So-called “color blindness” actually perpetuates racist attitudes, says Bill Johnson II. What will work to eradicate racism?
“I have a lot of friends who are of all different nationalities and their children are bi-racial so they’ve kind of talked to me a little bit about it and what to expect and what not to expect. I think that the most important thing is and the way I want to raise my children is to not see color. That’s important to me,” —Kim Kardashian Interview in Madame Noire, March 27, 2013
A White person edits my weekly column, or at least, I think he’s White. We’ve never met in person or had a discussion about our racial backgrounds; therefore, I am basing my perceptions strictly on headshot photos I have seen on the GMP website and Twitter. I could quite easily be mistaken, and even if I am correct phenotypically, I could be assigning a racial category to someone who personally does not identify as such. Regardless, that’s my perception and I’m sticking to it! I identify as an African American male, therefore, every interaction I have with this person is by nature cross-racial.
As someone who frequently writes about racial oppression for GMP, I find myself wondering how such differences play out in the nature of our professional relationship. Questions such as: “does he think about systematic racial oppression and its daily impact on his life specifically and American society in general” and “has he explored White privilege and the history of U.S. promoted White Supremacy” circle my mind from time to time.
I am not suggesting our racial differences, in and of themselves, serve as a barrier to connection and collegiality. In contrast, those same differences may serve as the catalyst or conduit through which authentic relationships are formed. The two of us may find that just as our differences enhance our connection, we have numerous commonalities which also deepen the intimacy between us. One commonality which has been evident since our initial correspondence is our mutual focus on confronting gender based oppression. Personally speaking we are apparently both fans of old school fantasy-adventure movies (“Princess Bride”) and sick to death of individuals who troll articles.
So, not only have I placed my colleague in to a racial category that he may or may not belong, I also have specific questions about him based on the categorization. Can I be any more racist?
Preconceptions and (mis)interpretations about other people based on race are pervasive in our society. Indeed, our willingness to discuss our internal dialogue regarding individuals belonging to racial groups different than ours is a critical part of confronting racial oppression.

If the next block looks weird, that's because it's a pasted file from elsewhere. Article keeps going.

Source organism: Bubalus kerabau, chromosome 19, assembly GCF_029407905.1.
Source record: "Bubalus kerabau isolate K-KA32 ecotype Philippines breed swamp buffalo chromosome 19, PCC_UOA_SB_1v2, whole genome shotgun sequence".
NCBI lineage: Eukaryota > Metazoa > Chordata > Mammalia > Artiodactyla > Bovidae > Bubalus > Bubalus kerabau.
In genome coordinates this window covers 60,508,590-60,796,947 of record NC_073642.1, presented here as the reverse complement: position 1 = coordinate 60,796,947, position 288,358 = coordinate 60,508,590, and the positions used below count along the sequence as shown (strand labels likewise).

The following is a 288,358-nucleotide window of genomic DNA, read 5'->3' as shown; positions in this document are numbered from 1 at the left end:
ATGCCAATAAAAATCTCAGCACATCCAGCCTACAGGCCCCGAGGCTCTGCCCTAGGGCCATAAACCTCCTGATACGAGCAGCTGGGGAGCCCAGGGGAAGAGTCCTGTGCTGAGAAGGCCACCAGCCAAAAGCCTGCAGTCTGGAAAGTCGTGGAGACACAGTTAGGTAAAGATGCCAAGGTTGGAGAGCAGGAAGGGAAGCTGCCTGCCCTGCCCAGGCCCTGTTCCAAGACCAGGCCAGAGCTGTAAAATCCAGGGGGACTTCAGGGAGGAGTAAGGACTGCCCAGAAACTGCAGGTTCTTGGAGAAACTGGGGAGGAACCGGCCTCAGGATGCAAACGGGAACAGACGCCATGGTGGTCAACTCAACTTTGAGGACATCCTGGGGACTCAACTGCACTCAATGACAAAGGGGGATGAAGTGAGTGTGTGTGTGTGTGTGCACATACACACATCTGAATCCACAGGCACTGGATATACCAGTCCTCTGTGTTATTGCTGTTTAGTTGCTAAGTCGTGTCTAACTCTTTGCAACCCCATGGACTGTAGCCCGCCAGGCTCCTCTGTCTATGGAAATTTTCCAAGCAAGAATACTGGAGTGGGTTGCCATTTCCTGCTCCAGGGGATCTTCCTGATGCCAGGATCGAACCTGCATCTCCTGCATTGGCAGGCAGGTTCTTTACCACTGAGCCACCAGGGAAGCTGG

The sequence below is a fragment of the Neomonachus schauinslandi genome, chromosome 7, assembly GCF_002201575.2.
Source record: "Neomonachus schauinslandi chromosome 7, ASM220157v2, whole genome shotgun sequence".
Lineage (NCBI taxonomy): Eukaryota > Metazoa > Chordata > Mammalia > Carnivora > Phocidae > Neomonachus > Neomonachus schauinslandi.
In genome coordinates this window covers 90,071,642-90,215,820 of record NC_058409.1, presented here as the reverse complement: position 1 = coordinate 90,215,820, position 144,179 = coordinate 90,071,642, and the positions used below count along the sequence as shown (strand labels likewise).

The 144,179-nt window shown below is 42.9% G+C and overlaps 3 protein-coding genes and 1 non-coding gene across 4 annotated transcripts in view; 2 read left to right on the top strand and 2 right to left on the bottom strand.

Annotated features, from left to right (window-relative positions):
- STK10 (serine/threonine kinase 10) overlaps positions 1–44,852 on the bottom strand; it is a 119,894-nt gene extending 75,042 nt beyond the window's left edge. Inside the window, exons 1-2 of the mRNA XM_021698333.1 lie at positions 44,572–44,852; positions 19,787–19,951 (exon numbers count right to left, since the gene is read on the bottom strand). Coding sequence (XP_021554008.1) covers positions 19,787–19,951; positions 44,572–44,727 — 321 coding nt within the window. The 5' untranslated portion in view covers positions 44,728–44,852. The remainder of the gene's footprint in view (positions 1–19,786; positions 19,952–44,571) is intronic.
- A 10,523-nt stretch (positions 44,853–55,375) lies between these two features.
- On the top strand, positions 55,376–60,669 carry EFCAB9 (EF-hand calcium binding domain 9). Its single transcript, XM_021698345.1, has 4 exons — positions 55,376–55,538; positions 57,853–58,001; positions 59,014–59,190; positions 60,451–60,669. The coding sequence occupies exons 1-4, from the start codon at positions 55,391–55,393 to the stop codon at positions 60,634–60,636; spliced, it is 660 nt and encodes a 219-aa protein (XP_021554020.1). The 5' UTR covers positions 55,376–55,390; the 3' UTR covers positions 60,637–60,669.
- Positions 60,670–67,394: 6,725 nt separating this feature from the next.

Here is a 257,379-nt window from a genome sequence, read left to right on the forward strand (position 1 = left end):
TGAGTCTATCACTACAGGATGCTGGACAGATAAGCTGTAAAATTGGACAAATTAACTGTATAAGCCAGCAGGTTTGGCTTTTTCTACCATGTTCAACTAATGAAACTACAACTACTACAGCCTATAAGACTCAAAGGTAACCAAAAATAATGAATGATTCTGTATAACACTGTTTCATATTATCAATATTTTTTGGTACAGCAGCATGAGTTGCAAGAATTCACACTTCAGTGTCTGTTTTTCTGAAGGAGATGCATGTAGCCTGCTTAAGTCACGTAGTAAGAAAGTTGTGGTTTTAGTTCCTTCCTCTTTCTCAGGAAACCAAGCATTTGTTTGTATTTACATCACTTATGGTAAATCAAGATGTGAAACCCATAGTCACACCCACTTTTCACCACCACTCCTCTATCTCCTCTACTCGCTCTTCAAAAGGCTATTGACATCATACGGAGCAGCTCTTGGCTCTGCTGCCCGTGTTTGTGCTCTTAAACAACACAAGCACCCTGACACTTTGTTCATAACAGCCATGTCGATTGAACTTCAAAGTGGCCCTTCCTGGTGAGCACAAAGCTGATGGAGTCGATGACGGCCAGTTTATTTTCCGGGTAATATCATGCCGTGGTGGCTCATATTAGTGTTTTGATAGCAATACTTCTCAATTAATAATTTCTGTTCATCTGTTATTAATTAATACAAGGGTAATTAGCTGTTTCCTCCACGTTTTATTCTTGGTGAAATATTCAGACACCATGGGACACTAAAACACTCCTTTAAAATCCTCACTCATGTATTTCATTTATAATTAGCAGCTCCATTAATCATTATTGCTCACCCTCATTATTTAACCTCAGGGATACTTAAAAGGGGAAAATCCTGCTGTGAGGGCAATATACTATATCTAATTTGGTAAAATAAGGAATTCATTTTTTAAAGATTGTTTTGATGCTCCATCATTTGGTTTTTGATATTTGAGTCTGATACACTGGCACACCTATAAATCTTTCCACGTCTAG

Color-blind racial attitudes specifically promote the notion that “race should not and does not matter.” Helen Neville and Eduardo Bonilla-Silva argue that “color blind racial attitudes” constitute the major form for perpetuating modern racism. We can all agree that race “should not” matter, but the “does” not matter component is problematic for several reasons. First, whether we admit it or not most of us not only make presumptions of a person’s race based on their physical appearance, but according to research we also make it based on tone of voice as well as based on someone’s name.
Those individuals endorsing color blind racial attitudes therefore feel that race has no bearing on educational, economic or occupational attainment, and may instead believe that if racial minorities had a stronger work ethic, such disparities would not exist. Research has revealed that individuals endorsing color-blind racial attitudes had more difficulty communicating in cross-racial dyads; these individuals also inaccurately underestimate the frequency of both blatant and subtle racism in society. Therefore it is actually warranted to acknowledge the existence of racial differences and I would argue that it behooves each of us to explore our individual racial bias.
In expanding on the conceptualization of color blind racial attitudes, noted author Eduardo Bonilla-Silva described the promotion of such views as akin to living in a “pretend world” in which skin color has no meaning, allows for, and can even encourage the non-recognition of discrimination against people on the basis of the color of their skin.
As a result, colorblindness allows the dominant group to take no responsibility for racial inequity and enables them to blame minorities for their plight by circulating in public discourse their alleged deficiencies. Additionally, by failing to acknowledge such feelings you might miss out on an opportunity to have an authentic discussion about racial differences. Such conversations are critical in reducing negative racial attitudes and racial oppression.
As a clinician I do not pretend that my clients do not have a race or ethnicity. Instead I encourage discussion of their cultural backgrounds and freely invite discussions which explore any and all cultural differences we may have between us. To do otherwise may be akin to ignoring the proverbial elephants in the room.
Going back to the question I asked earlier in this article: do my preconceptions about the editor make me racist? They definitely mean that it is past time that I reached out to him to have an authentic discussion about our racial-cultural differences.
I’m not racist but …
I wouldn’t pick one up in my cab
I wouldn’t want my daughter to marry one
I wouldn’t rent my flat to one
I wouldn’t employ one
—Anita Heiss, I’m Not Racist But … : A Collection of Social Observations
Read Justin Cascio’s response: Owning Whiteness.
Image credit: allthecolor/Flickr